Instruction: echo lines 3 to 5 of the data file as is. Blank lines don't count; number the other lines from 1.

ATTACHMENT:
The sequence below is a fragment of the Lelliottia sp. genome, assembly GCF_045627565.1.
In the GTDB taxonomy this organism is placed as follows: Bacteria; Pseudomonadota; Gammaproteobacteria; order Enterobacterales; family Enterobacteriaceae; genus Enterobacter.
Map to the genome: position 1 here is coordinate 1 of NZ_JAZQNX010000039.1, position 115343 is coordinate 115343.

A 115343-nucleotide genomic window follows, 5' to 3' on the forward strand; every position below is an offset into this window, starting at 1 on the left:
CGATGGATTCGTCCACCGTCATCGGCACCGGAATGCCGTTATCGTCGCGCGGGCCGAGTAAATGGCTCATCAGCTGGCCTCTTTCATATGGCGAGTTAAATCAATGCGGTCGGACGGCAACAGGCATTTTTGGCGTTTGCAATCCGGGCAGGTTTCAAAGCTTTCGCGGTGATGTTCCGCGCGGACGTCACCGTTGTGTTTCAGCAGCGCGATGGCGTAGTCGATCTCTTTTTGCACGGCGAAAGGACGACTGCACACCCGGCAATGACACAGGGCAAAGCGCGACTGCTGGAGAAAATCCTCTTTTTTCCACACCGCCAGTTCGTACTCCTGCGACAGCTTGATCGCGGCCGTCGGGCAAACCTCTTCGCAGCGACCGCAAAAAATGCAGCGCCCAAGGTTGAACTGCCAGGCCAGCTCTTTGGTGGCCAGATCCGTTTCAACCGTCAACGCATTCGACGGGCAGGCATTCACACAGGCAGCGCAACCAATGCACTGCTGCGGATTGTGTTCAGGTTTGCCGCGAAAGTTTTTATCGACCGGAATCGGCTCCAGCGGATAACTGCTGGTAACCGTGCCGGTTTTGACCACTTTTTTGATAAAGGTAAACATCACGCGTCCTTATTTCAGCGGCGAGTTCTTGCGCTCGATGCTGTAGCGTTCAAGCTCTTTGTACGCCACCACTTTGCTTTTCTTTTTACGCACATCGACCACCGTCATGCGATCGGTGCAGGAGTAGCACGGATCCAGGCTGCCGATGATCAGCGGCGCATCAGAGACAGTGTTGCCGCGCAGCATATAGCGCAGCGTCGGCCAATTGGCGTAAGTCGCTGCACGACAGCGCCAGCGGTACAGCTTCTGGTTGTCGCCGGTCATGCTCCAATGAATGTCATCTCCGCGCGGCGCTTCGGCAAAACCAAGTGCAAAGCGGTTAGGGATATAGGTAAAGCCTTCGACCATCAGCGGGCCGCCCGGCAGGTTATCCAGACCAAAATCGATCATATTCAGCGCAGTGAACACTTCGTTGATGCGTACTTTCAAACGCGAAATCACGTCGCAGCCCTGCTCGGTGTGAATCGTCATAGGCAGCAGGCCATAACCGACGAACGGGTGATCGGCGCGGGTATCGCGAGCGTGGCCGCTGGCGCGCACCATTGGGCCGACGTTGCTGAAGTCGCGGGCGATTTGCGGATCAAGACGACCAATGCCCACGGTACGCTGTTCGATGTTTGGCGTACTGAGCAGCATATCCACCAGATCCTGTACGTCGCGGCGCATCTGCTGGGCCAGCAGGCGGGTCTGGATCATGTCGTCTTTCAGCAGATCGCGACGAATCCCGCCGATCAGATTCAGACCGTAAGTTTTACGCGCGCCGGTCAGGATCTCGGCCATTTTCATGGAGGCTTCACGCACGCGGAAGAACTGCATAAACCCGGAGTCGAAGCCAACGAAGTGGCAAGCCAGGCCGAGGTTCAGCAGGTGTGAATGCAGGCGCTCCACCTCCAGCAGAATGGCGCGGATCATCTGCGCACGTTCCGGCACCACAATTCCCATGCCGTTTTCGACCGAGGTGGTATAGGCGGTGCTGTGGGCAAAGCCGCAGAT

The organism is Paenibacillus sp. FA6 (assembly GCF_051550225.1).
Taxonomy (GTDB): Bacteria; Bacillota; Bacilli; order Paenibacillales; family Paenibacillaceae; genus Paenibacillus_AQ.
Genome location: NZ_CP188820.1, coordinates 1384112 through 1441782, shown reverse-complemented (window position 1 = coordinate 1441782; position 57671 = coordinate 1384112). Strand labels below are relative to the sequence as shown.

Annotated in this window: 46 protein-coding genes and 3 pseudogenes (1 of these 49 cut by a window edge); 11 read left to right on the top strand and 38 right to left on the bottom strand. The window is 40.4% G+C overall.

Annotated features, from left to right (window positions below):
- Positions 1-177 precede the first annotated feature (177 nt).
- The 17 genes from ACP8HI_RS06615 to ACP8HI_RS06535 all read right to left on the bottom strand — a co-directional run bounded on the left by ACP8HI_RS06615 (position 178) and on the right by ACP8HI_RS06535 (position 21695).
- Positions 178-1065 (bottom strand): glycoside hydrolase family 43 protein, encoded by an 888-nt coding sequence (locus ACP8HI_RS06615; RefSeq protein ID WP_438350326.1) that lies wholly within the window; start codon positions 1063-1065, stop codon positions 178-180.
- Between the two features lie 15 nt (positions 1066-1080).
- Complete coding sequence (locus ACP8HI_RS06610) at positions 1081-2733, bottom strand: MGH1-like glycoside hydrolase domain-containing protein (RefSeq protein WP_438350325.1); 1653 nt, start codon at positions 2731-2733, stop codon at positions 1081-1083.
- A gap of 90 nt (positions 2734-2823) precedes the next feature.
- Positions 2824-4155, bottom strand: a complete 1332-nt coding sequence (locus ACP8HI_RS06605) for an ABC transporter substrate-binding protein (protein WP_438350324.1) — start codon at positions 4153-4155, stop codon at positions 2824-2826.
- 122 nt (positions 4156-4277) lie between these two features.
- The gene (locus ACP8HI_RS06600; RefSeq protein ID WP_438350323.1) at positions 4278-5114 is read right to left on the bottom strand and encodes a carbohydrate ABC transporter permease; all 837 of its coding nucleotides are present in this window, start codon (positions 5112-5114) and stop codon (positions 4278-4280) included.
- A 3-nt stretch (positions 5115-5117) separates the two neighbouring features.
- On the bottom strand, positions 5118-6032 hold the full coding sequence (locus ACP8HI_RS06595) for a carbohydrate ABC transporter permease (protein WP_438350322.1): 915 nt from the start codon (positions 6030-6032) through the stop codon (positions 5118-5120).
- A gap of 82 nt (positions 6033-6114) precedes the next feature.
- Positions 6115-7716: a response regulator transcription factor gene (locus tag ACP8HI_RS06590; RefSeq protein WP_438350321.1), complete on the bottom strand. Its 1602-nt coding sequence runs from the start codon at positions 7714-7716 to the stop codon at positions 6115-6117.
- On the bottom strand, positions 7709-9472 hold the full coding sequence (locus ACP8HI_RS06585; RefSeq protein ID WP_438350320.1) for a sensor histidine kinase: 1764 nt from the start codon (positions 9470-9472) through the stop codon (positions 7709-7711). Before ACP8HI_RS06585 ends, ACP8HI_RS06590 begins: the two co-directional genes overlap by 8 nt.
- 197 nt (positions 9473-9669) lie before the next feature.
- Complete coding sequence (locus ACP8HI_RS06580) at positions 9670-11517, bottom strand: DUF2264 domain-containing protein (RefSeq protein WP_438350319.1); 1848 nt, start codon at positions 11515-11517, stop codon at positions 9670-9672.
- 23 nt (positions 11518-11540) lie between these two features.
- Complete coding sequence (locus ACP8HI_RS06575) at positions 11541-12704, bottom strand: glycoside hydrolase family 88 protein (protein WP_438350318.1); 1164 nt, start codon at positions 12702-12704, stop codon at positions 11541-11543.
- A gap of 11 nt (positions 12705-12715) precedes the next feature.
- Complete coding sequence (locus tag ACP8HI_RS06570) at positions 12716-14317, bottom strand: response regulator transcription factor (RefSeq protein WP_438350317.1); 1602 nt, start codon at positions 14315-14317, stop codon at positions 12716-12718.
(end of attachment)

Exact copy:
Map to the genome: position 1 here is coordinate 1 of NZ_JAZQNX010000039.1, position 115343 is coordinate 115343.

A 115343-nucleotide genomic window follows, 5' to 3' on the forward strand; every position below is an offset into this window, starting at 1 on the left:
CGATGGATTCGTCCACCGTCATCGGCACCGGAATGCCGTTATCGTCGCGCGGGCCGAGTAAATGGCTCATCAGCTGGCCTCTTTCATATGGCGAGTTAAATCAATGCGGTCGGACGGCAACAGGCATTTTTGGCGTTTGCAATCCGGGCAGGTTTCAAAGCTTTCGCGGTGATGTTCCGCGCGGACGTCACCGTTGTGTTTCAGCAGCGCGATGGCGTAGTCGATCTCTTTTTGCACGGCGAAAGGACGACTGCACACCCGGCAATGACACAGGGCAAAGCGCGACTGCTGGAGAAAATCCTCTTTTTTCCACACCGCCAGTTCGTACTCCTGCGACAGCTTGATCGCGGCCGTCGGGCAAACCTCTTCGCAGCGACCGCAAAAAATGCAGCGCCCAAGGTTGAACTGCCAGGCCAGCTCTTTGGTGGCCAGATCCGTTTCAACCGTCAACGCATTCGACGGGCAGGCATTCACACAGGCAGCGCAACCAATGCACTGCTGCGGATTGTGTTCAGGTTTGCCGCGAAAGTTTTTATCGACCGGAATCGGCTCCAGCGGATAACTGCTGGTAACCGTGCCGGTTTTGACCACTTTTTTGATAAAGGTAAACATCACGCGTCCTTATTTCAGCGGCGAGTTCTTGCGCTCGATGCTGTAGCGTTCAAGCTCTTTGTACGCCACCACTTTGCTTTTCTTTTTACGCACATCGACCACCGTCATGCGATCGGTGCAGGAGTAGCACGGATCCAGGCTGCCGATGATCAGCGGCGCATCAGAGACAGTGTTGCCGCGCAGCATATAGCGCAGCGTCGGCCAATTGGCGTAAGTCGCTGCACGACAGCGCCAGCGGTACAGCTTCTGGTTGTCGCCGGTCATGCTCCAATGAATGTCATCTCCGCGCGGCGCTTCGGCAAAACCAAGTGCAAAGCGGTTAGGGATATAGGTAAAGCCTTCGACCATCAGCGGGCCGCCCGGCAGGTTATCCAGACCAAAATCGATCATATTCAGCGCAGTGAACACTTCGTTGATGCGTACTTTCAAACGCGAAATCACGTCGCAGCCCTGCTCGGTGTGAATCGTCATAGGCAGCAGGCCATAACCGACGAACGGGTGATCGGCGCGGGTATCGCGAGCGTGGCCGCTGGCGCGCACCATTGGGCCGACGTTGCTGAAGTCGCGGGCGATTTGCGGATCAAGACGACCAATGCCCACGGTACGCTGTTCGATGTTTGGCGTACTGAGCAGCATATCCACCAGATCCTGTACGTCGCGGCGCATCTGCTGGGCCAGCAGGCGGGTCTGGATCATGTCGTCTTTCAGCAGATCGCGACGAATCCCGCCGATCAGATTCAGACCGTAAGTTTTACGCGCGCCGGTCAGGATCTCGGCCATTTTCATGGAGGCTTCACGCACGCGGAAGAACTGCATAAACCCGGAGTCGAAGCCAACGAAGTGGCAAGCCAGGCCGAGGTTCAGCAGGTGTGAATGCAGGCGCTCCACCTCCAGCAGAATGGCGCGGATCATCTGCGCACGTTCCGGCACCACAATTCCCATGCCGTTTTCGACCGAGGTGGTATAGGCGGTGCTGTGGGCAAAGCCGCAGAT